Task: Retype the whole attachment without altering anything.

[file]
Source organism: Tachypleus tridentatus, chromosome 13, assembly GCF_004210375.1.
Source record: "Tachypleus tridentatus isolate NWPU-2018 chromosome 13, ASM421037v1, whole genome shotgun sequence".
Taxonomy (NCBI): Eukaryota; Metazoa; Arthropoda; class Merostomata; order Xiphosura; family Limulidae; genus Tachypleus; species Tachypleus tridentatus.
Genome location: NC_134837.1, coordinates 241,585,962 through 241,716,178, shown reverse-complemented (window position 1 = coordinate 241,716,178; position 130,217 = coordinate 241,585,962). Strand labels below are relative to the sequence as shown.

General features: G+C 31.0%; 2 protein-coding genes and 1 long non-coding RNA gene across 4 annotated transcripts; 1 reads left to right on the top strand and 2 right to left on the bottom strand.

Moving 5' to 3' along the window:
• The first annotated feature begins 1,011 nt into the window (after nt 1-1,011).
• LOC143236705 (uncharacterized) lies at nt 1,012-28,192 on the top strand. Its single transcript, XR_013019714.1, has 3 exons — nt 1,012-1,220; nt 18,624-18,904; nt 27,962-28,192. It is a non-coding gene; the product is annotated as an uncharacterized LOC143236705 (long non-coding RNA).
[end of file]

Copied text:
Source organism: Tachypleus tridentatus, chromosome 13, assembly GCF_004210375.1.
Source record: "Tachypleus tridentatus isolate NWPU-2018 chromosome 13, ASM421037v1, whole genome shotgun sequence".
Taxonomy (NCBI): Eukaryota; Metazoa; Arthropoda; class Merostomata; order Xiphosura; family Limulidae; genus Tachypleus; species Tachypleus tridentatus.
Genome location: NC_134837.1, coordinates 241,585,962 through 241,716,178, shown reverse-complemented (window position 1 = coordinate 241,716,178; position 130,217 = coordinate 241,585,962). Strand labels below are relative to the sequence as shown.

General features: G+C 31.0%; 2 protein-coding genes and 1 long non-coding RNA gene across 4 annotated transcripts; 1 reads left to right on the top strand and 2 right to left on the bottom strand.

Moving 5' to 3' along the window:
• The first annotated feature begins 1,011 nt into the window (after nt 1-1,011).
• LOC143236705 (uncharacterized) lies at nt 1,012-28,192 on the top strand. Its single transcript, XR_013019714.1, has 3 exons — nt 1,012-1,220; nt 18,624-18,904; nt 27,962-28,192. It is a non-coding gene; the product is annotated as an uncharacterized LOC143236705 (long non-coding RNA).